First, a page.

- What features differentiate us in a meaningful way?
- What tangible results are expected from our product?
- What practical purposes does our product meet?
- How well do we do when it comes to performance vs price?
Brand Positioning on Non-Rational Aspects
Constructing a strategy requires a continuous rationality. However, a great deal of effort put into being rational makes us forget a very simple truth: People are irrational.
Answering the following questions will help us be rationally irrational:
- What are our users’ values, ideas, beliefs, attitudes?
- Where do they live? What is their culture like?
- What is their status in society?
- Who are they envious of?
- What non-practical expectations do they have from our product?
After answering all these questions, we need to:
- Look how our competitors are answering these questions
- Understand what important expectations aren’t met by our competition
- Review our competitors’ analyses and then decide the archetype, reasons to believe, discriminators, and root strengths for our brand
Then we can move on to decide on brand identity.
Think of how we’d describe a friend to someone else. Let’s say our friend is Albert Einstein. Then it would go something like this: “Albert is 1.75m tall, he has a thick moustache, messy white hair and an extremely long tongue. He’s very warm hearted and likes to joke around. Oh, by the way he’s awesome at physics!” It’s the same with brands. Brand identity is an aggregate of all concrete (logo, typography, product features, pricing, name, color, slogan packaging etc.) and abstract (brand archetype, company culture, attitude, tone, communication style, story etc.) elements of our brand. It’s expected to reflect what our product does (in general) and how we differentiate.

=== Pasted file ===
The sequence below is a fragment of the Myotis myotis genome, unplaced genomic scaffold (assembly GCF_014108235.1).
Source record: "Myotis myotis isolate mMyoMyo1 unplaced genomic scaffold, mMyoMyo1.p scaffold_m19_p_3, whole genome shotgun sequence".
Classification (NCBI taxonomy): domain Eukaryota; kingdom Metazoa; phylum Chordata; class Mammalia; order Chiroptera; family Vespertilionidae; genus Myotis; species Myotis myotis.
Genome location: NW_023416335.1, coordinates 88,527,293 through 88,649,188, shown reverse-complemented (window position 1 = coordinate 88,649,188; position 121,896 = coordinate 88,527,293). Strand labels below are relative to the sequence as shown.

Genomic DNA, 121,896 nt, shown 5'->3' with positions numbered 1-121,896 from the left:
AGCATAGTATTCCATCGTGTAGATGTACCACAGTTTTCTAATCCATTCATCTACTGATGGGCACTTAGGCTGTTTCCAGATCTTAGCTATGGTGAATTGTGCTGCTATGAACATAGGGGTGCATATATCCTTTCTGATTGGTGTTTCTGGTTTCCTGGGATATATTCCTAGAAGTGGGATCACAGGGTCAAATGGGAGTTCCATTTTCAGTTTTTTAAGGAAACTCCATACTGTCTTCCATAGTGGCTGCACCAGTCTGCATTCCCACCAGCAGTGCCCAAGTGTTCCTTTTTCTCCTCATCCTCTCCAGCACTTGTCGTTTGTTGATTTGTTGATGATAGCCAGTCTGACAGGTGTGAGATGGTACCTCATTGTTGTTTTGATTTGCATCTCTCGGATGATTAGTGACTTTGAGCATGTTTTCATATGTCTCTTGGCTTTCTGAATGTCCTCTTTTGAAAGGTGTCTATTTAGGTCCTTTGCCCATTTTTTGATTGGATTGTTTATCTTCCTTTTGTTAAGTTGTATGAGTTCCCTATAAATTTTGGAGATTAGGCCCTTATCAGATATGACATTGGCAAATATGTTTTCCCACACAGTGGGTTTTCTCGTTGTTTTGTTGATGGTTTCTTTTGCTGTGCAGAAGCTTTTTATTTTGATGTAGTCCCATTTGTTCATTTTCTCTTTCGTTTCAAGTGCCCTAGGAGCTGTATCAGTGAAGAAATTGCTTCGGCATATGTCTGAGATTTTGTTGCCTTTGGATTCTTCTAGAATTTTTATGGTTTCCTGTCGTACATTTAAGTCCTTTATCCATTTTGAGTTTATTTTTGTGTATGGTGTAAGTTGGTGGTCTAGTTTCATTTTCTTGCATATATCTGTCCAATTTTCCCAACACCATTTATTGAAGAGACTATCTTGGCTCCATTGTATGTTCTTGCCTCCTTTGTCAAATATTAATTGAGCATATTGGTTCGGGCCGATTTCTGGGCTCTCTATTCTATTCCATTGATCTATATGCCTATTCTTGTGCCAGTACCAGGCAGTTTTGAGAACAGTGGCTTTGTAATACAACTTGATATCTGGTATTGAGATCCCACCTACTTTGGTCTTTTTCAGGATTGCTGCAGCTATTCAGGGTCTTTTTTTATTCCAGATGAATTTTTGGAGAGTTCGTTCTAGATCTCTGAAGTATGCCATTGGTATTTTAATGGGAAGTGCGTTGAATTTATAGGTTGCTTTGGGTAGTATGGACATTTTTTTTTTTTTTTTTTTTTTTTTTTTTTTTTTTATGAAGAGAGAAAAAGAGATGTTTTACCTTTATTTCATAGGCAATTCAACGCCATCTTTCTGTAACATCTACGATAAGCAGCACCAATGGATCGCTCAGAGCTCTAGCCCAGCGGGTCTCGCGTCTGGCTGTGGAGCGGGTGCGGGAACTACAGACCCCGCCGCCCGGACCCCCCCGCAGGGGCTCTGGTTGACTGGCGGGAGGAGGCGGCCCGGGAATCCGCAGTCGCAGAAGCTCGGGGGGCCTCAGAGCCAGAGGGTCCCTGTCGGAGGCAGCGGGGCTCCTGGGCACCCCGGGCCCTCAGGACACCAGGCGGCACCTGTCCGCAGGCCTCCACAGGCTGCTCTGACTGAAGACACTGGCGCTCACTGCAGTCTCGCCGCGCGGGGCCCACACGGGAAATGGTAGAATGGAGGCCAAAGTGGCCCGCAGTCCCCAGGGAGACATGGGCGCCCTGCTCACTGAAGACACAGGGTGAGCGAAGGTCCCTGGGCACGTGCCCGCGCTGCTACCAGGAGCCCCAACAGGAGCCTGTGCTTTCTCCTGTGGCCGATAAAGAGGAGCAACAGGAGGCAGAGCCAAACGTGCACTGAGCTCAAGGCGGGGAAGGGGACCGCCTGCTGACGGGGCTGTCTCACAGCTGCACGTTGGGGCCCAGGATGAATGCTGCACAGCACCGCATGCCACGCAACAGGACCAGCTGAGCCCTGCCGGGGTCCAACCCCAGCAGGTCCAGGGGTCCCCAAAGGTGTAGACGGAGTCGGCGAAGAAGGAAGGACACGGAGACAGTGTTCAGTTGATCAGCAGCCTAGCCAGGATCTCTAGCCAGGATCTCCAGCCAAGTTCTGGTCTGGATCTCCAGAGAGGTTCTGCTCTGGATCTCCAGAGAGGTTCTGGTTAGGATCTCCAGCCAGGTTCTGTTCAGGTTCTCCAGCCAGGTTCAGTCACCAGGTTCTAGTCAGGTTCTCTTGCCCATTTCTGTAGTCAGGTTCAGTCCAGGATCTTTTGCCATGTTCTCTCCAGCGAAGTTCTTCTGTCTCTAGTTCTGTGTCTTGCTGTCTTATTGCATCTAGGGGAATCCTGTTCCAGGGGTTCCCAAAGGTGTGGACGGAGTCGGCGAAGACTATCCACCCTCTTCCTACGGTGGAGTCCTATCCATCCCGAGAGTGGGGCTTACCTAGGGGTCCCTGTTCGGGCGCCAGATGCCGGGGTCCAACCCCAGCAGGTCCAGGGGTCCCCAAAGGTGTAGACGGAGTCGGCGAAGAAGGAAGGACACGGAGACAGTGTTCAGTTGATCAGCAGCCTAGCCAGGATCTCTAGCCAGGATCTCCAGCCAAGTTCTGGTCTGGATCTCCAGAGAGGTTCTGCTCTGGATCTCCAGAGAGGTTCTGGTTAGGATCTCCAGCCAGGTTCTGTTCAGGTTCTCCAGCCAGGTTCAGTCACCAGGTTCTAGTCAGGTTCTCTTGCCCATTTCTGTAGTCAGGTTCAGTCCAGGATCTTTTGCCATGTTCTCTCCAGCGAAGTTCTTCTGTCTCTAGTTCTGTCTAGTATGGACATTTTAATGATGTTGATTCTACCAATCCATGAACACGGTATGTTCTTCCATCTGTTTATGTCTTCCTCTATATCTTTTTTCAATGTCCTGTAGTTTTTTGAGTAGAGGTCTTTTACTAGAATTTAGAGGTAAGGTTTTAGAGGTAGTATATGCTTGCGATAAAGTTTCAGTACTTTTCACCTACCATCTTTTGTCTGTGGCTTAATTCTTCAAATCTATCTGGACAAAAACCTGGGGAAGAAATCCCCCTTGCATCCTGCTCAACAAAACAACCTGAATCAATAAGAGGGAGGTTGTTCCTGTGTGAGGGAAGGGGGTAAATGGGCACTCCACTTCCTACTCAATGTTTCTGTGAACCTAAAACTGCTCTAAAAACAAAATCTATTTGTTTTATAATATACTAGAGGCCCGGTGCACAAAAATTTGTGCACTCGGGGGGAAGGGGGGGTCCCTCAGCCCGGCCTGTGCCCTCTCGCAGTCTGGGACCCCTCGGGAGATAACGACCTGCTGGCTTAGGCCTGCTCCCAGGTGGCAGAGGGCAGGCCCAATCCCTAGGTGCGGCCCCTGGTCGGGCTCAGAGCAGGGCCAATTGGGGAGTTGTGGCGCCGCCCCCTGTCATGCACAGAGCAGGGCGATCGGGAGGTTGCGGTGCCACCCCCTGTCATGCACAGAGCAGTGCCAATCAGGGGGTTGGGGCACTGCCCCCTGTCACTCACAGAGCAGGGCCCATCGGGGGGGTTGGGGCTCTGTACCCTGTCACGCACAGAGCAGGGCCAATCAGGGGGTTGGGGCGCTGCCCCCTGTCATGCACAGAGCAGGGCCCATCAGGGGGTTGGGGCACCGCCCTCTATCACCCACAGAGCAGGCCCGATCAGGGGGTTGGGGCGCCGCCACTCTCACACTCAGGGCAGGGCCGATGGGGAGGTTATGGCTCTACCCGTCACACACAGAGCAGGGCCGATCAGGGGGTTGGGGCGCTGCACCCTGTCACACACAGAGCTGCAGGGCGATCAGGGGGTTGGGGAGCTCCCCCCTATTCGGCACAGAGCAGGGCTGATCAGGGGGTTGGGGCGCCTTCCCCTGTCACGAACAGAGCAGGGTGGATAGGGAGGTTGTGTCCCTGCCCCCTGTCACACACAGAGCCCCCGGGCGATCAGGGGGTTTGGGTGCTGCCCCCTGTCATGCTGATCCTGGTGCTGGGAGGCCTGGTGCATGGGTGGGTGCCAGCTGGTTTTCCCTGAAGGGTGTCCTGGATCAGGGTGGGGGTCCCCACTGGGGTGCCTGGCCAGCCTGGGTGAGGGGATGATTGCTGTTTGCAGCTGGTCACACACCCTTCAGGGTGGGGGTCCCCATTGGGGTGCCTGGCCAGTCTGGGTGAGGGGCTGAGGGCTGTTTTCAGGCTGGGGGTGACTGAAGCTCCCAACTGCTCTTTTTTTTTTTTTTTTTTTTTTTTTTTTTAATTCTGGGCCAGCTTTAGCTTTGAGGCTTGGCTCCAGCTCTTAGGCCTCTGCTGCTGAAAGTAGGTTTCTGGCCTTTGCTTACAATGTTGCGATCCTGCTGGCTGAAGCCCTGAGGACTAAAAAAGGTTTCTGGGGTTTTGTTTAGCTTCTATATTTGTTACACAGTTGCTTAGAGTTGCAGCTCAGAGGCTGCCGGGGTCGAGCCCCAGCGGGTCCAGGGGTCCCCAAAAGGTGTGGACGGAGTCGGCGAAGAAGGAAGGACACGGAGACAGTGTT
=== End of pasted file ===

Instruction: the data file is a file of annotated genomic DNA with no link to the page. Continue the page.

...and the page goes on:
How to Construct Brand Identity
The following criteria* should guide us while we decide all those concrete and abstract elements of our brand.
- Memorability: Achieved mostly by concrete elements like logo, name, jingle etc. These should be distinguishable and impressive in order to be memorable.
- Meaningfulness: Our product’s features and promises should make sense to users. Quora’s motto is a great example: “Best answer to any question.” We understand it is a Q&A platform. It promises us the best answers, very boldly. And it informs us that any kind of question is fine.
- Likability: Having a certain aesthetic appeal for the target user segments. Take a look at Halo Effect and Attractive Things Work Better.
- Transferability: If we want to add new features, services or sub-products, our brand identity should be able to support those.
- Adaptability: Think of the latest iteration of Google’s logo and Instagram’s logo. Google’s, despite some people finding it too unsophisticated, was an easy transition. It got accepted very quickly. On the other hand, Instagram fans were very angered by the newer, more modern look. Why? Because Instagram’s identity wasn’t as transferable as Google’s.
- Protectability: Make sure your brand elements are covered legally and internationally.
Again, it is all about users. All the effort put into branding is for that unique and valuable place in our users’ minds. To understand if we made the right choices we should able to answer the following questions with peace of mind:
- Is our brand really unique?
- Is it believable?
- Is it relevant to the users?
- Is it easy to get?
- Are the elements consistent?
And we will understand whether or not it works if our users remember us as a unique and meaningful brand that makes them tell others about us.
* Taken from Strategic Brand Management: A European Perspective